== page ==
Mentions: To determine whether TAZ activity is regulated by DNCT expression, we monitored TAZ transcriptional activity in DNCT+ cells cultured with or without Dox. For this, we used a synthetic YAP/TAZ-responsive EGFP reporter (8×GTIIC-EGFP) as a direct read-out of activity. A similar construct was previously used to successfully monitor TEAD-dependent YAP/TAZ activity24. The present construct was introduced into DNCT+ cells and stable transfectants were isolated. 8×GTIIC-EGFP/DNCT cells cultured in the presence of Dox and without serum exhibited low levels of EGFP protein expression as determined by flow cytometry (Fig. 6a, +Dox/-serum). Lysophosphatidic acid (LPA) has recently shown to activate the YAP/TAZ transcription activity37, and the addition of LPA to cultures increased expression of the EGFP protein (Fig. 6a, +Dox/+LPA). When the cells were cultured in the absence of Dox, EGFP levels were decreased (Fig. 6a, -Dox/-serum), and YAP/TAZ activity was not activated by the addition of LPA (Fig. 6a, -Dox/+LPA). Consistent with these results, a comparison of the gene expression of DNCT+ cells cultured with or without Dox using an Agilent Whole Canine microarray revealed no change in the expression of CTGF (Table S1). Of the 112 transcripts previously identified as significantly increased by YAP overexpression in NIH 3T3 cells19, four were upregulated and three downregulated by DNCT expression; the rest (105 genes) exhibited no change (Table S1 and Table S2). Collectively, these data indicated that although DNCT expression induced the nuclear localization of TAZ and YAP, it was not sufficient to induce the expression target genes.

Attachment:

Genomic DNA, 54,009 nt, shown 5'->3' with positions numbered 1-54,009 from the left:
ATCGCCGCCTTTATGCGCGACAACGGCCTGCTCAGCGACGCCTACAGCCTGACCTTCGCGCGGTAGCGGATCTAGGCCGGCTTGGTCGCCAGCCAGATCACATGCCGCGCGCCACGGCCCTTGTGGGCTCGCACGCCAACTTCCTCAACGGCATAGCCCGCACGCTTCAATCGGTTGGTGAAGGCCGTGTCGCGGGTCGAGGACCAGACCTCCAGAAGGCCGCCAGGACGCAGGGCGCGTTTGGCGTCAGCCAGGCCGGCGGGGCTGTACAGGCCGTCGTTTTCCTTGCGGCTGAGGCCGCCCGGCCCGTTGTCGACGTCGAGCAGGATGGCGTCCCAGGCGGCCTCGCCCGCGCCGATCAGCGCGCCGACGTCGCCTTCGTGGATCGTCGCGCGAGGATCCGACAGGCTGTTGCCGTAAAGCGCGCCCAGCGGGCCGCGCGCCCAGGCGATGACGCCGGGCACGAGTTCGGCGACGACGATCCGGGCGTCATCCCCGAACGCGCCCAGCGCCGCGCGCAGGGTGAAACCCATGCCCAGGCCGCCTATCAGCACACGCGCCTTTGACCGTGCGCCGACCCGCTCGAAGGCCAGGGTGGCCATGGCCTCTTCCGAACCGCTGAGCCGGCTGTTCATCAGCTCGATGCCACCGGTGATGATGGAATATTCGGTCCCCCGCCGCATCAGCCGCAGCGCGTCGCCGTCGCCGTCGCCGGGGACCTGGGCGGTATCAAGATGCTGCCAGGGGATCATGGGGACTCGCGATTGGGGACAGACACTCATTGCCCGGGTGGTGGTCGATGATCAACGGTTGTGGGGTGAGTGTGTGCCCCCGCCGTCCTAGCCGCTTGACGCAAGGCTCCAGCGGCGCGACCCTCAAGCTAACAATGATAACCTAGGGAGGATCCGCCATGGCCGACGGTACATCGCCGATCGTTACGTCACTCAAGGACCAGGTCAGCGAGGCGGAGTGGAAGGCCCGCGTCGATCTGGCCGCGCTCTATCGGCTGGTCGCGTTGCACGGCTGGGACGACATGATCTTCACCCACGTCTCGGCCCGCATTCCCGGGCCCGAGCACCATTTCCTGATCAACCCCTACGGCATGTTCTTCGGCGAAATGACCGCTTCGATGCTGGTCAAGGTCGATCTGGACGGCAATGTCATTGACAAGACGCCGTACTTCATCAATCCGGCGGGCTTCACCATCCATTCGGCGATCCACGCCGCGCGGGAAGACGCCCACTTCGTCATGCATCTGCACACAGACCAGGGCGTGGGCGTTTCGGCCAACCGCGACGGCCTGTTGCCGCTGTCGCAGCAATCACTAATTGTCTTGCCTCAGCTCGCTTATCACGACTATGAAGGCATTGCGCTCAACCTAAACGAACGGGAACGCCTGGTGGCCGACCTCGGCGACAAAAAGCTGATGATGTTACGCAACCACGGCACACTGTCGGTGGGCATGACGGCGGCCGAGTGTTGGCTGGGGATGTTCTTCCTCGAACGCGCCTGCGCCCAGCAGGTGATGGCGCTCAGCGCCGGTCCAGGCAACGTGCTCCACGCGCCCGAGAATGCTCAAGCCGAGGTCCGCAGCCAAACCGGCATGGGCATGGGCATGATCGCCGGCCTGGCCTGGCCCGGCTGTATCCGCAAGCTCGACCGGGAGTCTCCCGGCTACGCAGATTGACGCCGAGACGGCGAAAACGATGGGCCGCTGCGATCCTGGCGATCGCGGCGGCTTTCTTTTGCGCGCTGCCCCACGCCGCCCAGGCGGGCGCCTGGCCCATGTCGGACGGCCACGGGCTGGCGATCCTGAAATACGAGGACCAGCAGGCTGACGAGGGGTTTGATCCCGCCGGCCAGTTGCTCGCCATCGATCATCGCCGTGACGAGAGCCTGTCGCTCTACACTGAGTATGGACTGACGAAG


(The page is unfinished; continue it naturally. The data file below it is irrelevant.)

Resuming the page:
The N-cadherin cytoplasmic domain confers anchorage-independent growth and the loss of contact inhibition.

Ozawa M - Sci Rep (2015)

DNCT expression inhibits YAP/TAZ and β-catenin transcriptional activity.A YAP/TAZ-responsive EGFP reporter (8 × GTIIC-EGFP) (a) or a β-catenin–responsive EGFP reporter (TOP-EGFP) (b) was introduced into DNCT+ cells and stable transfectants were isolated. Cells were cultured for 2 d in the presence (+) or absence (−) of Dox prior to the initiation of the experiments. Then, cells were cultured for 24 h in the presence (+) or absence (−) of LPA (20 μM) or BIO (3 μM) to stimulate YAP/TAZ or β-catenin transcriptional activity, respectively, and were analyzed by flow cytometry.
© Copyright Policy - open-access
Related In: Results  -  Collection

License
Show All Figures
getmorefigures.php?uid=PMC4612716&req=5

f6: DNCT expression inhibits YAP/TAZ and β-catenin transcriptional activity.A YAP/TAZ-responsive EGFP reporter (8 × GTIIC-EGFP) (a) or a β-catenin–responsive EGFP reporter (TOP-EGFP) (b) was introduced into DNCT+ cells and stable transfectants were isolated. Cells were cultured for 2 d in the presence (+) or absence (−) of Dox prior to the initiation of the experiments. Then, cells were cultured for 24 h in the presence (+) or absence (−) of LPA (20 μM) or BIO (3 μM) to stimulate YAP/TAZ or β-catenin transcriptional activity, respectively, and were analyzed by flow cytometry.